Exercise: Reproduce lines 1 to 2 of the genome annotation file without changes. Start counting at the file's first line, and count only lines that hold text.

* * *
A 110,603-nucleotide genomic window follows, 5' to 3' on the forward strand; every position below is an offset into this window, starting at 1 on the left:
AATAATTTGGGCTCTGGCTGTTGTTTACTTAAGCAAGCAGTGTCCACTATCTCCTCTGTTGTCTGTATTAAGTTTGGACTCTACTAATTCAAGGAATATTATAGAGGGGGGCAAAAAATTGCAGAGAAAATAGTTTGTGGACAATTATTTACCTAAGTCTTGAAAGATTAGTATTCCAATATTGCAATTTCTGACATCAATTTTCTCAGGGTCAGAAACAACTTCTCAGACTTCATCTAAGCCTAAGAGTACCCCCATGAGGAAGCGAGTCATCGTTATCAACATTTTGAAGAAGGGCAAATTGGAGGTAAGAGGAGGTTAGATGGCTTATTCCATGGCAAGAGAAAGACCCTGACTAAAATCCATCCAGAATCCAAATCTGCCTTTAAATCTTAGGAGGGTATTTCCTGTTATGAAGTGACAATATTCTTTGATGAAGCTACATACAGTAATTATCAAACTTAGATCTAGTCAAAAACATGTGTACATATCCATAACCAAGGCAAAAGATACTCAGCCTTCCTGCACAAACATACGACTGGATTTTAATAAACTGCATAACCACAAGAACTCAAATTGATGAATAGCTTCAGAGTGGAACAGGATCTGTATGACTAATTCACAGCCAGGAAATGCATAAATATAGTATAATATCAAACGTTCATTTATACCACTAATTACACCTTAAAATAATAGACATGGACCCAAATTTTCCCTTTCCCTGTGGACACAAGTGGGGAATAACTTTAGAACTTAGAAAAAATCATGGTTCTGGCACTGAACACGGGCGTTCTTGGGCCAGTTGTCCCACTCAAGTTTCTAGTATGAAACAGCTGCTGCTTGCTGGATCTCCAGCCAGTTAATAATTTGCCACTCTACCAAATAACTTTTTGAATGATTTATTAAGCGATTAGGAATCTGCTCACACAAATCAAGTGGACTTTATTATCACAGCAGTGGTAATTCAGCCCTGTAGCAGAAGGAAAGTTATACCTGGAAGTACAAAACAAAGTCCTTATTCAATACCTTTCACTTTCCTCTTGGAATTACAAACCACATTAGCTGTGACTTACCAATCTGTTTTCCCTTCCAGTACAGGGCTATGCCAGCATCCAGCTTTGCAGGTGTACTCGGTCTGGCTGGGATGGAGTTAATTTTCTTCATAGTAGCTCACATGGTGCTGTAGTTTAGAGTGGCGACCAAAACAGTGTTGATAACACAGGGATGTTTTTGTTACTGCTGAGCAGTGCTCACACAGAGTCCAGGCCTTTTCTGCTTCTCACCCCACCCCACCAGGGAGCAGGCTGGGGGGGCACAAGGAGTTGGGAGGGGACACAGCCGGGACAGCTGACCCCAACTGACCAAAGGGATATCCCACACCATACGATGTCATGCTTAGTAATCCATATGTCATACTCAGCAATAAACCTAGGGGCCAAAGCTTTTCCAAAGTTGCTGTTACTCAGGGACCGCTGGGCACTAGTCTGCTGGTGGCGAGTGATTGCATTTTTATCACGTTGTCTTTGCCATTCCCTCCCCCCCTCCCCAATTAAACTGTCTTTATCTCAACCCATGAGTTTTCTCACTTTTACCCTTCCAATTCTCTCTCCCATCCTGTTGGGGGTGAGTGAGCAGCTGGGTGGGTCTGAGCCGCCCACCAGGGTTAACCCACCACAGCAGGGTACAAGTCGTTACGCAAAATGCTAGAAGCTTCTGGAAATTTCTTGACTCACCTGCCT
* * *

A 110,603-nucleotide genomic window follows, 5' to 3' on the forward strand; every position below is an offset into this window, starting at 1 on the left:
AATAATTTGGGCTCTGGCTGTTGTTTACTTAAGCAAGCAGTGTCCACTATCTCCTCTGTTGTCTGTATTAAGTTTGGACTCTACTAATTCAAGGAATATTATAGAGGGGGGCAAAAAATTGCAGAGAAAATAGTTTGTGGACAATTATTTACCTAAGTCTTGAAAGATTAGTATTCCAATATTGCAATTTCTGACATCAATTTTCTCAGGGTCAGAAACAACTTCTCAGACTTCATCTAAGCCTAAGAGTACCCCCATGAGGAAGCGAGTCATCGTTATCAACATTTTGAAGAAGGGCAAATTGGAGGTAAGAGGAGGTTAGATGGCTTATTCCATGGCAAGAGAAAGACCCTGACTAAAATCCATCCAGAATCCAAATCTGCCTTTAAATCTTAGGAGGGTATTTCCTGTTATGAAGTGACAATATTCTTTGATGAAGCTACATACAGTAATTATCAAACTTAGATCTAGTCAAAAACATGTGTACATATCCATAACCAAGGCAAAAGATACTCAGCCTTCCTGCACAAACATACGACTGGATTTTAATAAACTGCATAACCACAAGAACTCAAATTGATGAATAGCTTCAGAGTGGAACAGGATCTGTATGACTAATTCACAGCCAGGAAATGCATAAATATAGTATAATATCAAACGTTCATTTATACCACTAATTACACCTTAAAATAATAGACATGGACCCAAATTTTCCCTTTCCCTGTGGACACAAGTGGGGAATAACTTTAGAACTTAGAAAAAATCATGGTTCTGGCACTGAACACGGGCGTTCTTGGGCCAGTTGTCCCACTCAAGTTTCTAGTATGAAACAGCTGCTGCTTGCTGGATCTCCAGCCAGTTAATAATTTGCCACTCTACCAAATAACTTTTTGAATGATTTATTAAGCGATTAGGAATCTGCTCACACAAATCAAGTGGACTTTATTATCACAGCAGTGGTAATTCAGCCCTGTAGCAGAAGGAAAGTTATACCTGGAAGTACAAAACAAAGTCCTTATTCAATACCTTTCACTTTCCTCTTGGAATTACAAACCACATTAGCTGTGACTTACCAATCTGTTTTCCCTTCCAGTACAGGGCTATGCCAGCATCCAGCTTTGCAGGTGTACTCGGTCTGGCTGGGATGGAGTTAATTTTCTTCATAGTAGCTCACATGGTGCTGTAGTTTAGAGTGGCGACCAAAACAGTGTTGATAACACAGGGATGTTTTTGTTACTGCTGAGCAGTGCTCACACAGAGTCCAGGCCTTTTCTGCTTCTCACCCCACCCCACCAGGGAGCAGGCTGGGGGGGCACAAGGAGTTGGGAGGGGACACAGCCGGGACAGCTGACCCCAACTGACCAAAGGGATATCCCACACCATACGATGTCATGCTTAGTAATCCATATGTCATACTCAGCAATAAACCTAGGGGCCAAAGCTTTTCCAAAGTTGCTGTTACTCAGGGACCGCTGGGCACTAGTCTGCTGGTGGCGAGTGATTGCATTTTTATCACGTTGTCTTTGCCATTCCCTCCCCCCCTCCCCAATTAAACTGTCTTTATCTCAACCCATGAGTTTTCTCACTTTTACCCTTCCAATTCTCTCTCCCATCCTGTTGGGGGTGAGTGAGCAGCTGGGTGGGTCTGAGCCGCCCACCAGGGTTAACCCACCACAGCAGGGTACAAGTCGTTACGCAAAATGCTAGAAGCTTCTGGAAATTTCTTGACTCACCTGCCT